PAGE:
Raleigh Weekly Standard, 27 May 1863.
“Railroad companies and contractors hired slaves by the hundreds; they also purchased slaves directly, in lots of 50 or more. In fact, by the 1850s, the South’s railroad companies could be counted among the largest slaveholders in their regions. They even developed special accounting entries on their balance sheets to show the value of “the Negro Fund.” …
“… The South pursued railroad expansion as fast as the North, laying as many miles of track in the 1850s as the Midwest, even exceeding the pace of construction in much of the North. And slavery was inextricably bound to the South’s railroad boom: slaves could be moved at the will of a slaveholder quickly from one part of the South to another, and whites could use slaves as collateral on loans to build railroads or purchase new farms. What’s more, railroads opened up new cotton frontiers in the interior South, expanding the need for slavery in agricultural contexts.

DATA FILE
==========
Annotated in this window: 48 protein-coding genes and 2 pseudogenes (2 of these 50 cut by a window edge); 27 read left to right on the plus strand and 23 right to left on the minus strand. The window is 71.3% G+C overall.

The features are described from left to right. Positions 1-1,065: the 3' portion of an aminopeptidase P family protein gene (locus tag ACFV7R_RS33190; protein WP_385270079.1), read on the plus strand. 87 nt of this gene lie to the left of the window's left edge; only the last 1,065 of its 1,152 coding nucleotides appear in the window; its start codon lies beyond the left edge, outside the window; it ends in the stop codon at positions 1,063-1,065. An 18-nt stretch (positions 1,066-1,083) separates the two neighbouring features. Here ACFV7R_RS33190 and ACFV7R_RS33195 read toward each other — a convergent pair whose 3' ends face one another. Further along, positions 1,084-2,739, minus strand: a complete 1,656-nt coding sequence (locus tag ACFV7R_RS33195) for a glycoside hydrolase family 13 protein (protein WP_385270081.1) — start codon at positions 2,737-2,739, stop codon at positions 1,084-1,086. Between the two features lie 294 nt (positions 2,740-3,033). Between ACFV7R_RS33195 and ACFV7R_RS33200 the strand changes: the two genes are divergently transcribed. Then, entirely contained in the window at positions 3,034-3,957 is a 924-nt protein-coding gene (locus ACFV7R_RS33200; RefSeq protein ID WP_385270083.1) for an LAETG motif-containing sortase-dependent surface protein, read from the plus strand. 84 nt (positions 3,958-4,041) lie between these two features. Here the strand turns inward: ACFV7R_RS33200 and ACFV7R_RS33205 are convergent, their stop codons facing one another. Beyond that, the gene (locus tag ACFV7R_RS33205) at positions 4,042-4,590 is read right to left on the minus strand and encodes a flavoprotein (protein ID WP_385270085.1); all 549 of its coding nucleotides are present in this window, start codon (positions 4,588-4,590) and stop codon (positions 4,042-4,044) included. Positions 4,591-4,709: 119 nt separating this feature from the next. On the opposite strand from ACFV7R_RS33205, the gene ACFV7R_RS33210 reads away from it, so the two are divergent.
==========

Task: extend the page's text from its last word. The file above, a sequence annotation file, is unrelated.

But the constant moving and confusion of the railroad boom also made escape easier. …”
Excerpt from Thomas, William G., “Been Workin’ on the Railroad,” New York Times, 10 February 2012.
W.K. Delany was listed in the 1860 federal slave schedule of Greenville, Pitt County, North Carolina, southeast of Wilson, as the owner of 22 slaves.